The grant will be used to enhance the construction of a new Veterans Resource Center.
"This is a great accomplishment and speaks to the professionalism and motivation of our student veteran organization," said Anthony Dotson, Veterans Resource Center coordinator. "The $10,000 from the SVA and Home Depot will be used to put finishing touches on our new center."
"This is the first time that UK’s chapter has ever applied for the VetCenter Initiative sponsored by the Student Veterans of America and the Home Depot, so we are thrilled to have received one of their larger grants," said Jessica Wilson, UK SVA chapter president. "The application process took significant effort on the part of many of our student veterans, military members, and dependents to compile — and during finals week, nonetheless! I think that is really indicative of the dedication we have to improving our center to ensure that anyone affiliated with the military has a positive experience here at the University of Kentucky."
The UK Student Veterans of America chapter supports the education of student veterans and the transition to college life. Find out more at www.uksva.org.
MEDIA CONTACT: Rebecca Stratton, (859) 323-2395; email@example.com
LEXINGTON, Ky. (Aug. 7, 2015) — Michael Bardo, University of Kentucky professor of psychology and director of the UK Center for Drug Abuse Research Translation (CDART), will serve as a member of the Pathophysiological Basis of Mental Disorders and Addictions Study Section of the Center for Scientific Review (CSR) through June 2017. CSR is the National Institutes of Health’s peer review system to identify the most promising research for treating, curing and preventing disease. NIH is part of the U.S. Department of Health and Human Services.
Members are selected on the basis of their demonstrated competence and achievement in their scientific discipline as evidenced by the quality of research accomplishments, publications in scientific journals, and other significant scientific activities, achievements and honors.
"The center also seeks out mature judgment and objectivity as well as the ability to work effectively in a group, qualities we believe Dr. Bardo will bring to this important task," said Richard Nakamura, director of the Center for Scientific Review.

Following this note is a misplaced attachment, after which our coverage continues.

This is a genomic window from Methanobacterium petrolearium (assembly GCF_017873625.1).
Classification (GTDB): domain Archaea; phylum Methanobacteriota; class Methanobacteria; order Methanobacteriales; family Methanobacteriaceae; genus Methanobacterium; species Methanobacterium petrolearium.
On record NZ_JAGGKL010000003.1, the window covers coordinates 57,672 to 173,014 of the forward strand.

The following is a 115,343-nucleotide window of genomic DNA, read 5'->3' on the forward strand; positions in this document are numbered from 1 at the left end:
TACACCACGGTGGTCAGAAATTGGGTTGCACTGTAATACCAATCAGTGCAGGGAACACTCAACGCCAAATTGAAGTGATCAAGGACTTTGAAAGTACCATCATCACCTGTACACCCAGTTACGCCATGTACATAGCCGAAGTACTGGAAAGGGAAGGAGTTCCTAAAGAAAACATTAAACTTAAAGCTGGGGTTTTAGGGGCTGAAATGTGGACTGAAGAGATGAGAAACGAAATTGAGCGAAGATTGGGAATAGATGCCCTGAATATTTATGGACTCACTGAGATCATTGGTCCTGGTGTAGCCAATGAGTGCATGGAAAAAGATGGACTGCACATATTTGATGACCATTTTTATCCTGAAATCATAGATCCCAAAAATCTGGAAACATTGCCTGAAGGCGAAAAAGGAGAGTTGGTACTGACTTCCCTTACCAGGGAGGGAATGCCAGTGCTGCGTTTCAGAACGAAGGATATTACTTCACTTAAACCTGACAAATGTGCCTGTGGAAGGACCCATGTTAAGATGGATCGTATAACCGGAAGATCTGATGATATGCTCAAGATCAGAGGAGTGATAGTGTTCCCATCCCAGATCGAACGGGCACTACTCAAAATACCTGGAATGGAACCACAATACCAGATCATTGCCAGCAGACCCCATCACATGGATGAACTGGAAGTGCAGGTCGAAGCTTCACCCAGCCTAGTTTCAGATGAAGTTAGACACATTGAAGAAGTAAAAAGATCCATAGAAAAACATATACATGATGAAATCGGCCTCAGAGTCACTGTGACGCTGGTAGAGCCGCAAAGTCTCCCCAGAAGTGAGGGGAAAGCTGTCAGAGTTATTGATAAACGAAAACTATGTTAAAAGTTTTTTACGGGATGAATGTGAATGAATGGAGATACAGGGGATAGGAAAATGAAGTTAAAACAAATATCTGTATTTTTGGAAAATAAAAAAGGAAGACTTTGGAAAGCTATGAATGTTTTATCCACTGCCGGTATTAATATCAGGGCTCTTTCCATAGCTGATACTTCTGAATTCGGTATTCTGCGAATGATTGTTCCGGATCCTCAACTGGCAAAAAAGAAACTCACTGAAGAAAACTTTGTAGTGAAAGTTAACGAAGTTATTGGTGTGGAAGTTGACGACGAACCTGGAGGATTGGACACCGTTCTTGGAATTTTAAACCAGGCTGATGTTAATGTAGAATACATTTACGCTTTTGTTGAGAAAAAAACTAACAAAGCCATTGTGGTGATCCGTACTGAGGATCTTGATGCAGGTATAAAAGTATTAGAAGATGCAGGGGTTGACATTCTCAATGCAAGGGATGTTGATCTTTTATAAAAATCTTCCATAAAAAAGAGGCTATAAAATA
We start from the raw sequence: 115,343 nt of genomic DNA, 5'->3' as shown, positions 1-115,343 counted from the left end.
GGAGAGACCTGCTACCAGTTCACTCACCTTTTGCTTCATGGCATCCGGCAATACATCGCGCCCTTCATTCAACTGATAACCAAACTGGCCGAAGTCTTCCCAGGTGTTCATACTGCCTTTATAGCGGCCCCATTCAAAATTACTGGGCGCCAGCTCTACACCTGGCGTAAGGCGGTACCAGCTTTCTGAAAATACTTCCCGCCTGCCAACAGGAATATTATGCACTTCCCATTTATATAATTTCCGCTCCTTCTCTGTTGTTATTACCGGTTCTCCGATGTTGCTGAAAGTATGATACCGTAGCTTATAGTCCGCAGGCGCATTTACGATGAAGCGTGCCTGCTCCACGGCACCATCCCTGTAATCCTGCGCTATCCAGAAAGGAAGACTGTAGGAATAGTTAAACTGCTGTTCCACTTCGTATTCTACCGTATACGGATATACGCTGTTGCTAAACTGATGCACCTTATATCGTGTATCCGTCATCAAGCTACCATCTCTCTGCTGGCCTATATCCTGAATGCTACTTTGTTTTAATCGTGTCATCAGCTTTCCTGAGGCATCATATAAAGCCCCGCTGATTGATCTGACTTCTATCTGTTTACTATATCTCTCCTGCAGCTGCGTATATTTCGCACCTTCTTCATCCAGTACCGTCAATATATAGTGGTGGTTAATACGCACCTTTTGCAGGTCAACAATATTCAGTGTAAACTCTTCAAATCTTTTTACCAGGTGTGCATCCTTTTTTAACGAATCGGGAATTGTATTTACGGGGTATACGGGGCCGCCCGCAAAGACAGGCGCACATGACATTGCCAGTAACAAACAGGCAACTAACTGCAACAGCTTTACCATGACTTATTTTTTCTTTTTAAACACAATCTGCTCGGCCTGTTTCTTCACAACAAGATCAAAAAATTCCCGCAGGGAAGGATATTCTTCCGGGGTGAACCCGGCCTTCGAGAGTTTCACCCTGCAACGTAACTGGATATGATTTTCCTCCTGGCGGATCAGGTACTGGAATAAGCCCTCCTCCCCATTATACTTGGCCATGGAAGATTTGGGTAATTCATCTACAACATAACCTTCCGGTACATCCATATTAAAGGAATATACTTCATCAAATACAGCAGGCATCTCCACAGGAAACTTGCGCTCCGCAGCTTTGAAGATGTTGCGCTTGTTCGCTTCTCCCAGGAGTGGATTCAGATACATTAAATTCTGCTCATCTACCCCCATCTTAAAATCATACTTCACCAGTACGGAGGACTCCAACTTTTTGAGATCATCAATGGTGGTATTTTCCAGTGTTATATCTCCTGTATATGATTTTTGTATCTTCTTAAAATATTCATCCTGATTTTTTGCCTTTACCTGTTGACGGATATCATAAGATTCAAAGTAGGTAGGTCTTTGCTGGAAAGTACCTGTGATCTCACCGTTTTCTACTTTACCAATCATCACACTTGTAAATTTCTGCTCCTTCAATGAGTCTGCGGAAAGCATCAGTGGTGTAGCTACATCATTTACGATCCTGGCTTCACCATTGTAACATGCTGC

Bardo was recently awarded the 2015 Southeastern Conference Faculty Award, recognizing his accomplishments and excellence in teaching, research and scholarship.
With the rare opportunity to contribute at the national biomedical research level, Bardo will study sections and review grant applications submitted to the NIH, make recommendations on these applications to the appropriate NIH national advisory council or board, and survey the status of research in their fields of science.
"The college and the university are exceedingly proud that Dr. Bardo’s stature as a scientist and scholar has been recognized at the highest national level," said Mark Kornbluh, dean of the UK College of Arts and Sciences.
Gregg Munshaw, UK turf extension specialist, and Dan Potter, UK entomology professor, are studying the benefits of white clover as a habitat for pollinators and as a way to reduce nitrogen fertilizer applications.
In the project about increasing pollinator habitats, they are looking at three different smaller varieties of white clover to see which attracts the most pollinators. Their research plots consist of only white clover, only turf and a mixture of turf and clover.
"Our goal is to eventually attract pollinators to the entire yard, rather than just to flower beds," Munshaw said. "We think these clovers will be more popular with people who want to help improve bee habitat while maintaining an aesthetically pleasing yard."
Recent studies from Potter’s lab have found that white clover in lawns is an important urban habitat for pollinators.
"Dozens of bee species, including several rare and declining bumble bee species, were documented visiting naturally occurring white clover in low-input yards in Central Kentucky," Potter said. "Even a small patch of clover in a backyard helps sustain beneficial urban bees that are responsible for pollinating our ornamental plants and home and community gardens."
The researchers will survey the test plots for bees and compare their findings of bee populations and species diversity with those found on the more commonly occurring larger white clover yards and the pollinators that visit only grass plots. They will also sample the soil of the small white clover test plots for common lawn pests, such as white grubs. If the smaller varieties of white clover prove to be more resistant to the insects than other lawns, it could help reduce the needs for lawn pesticides.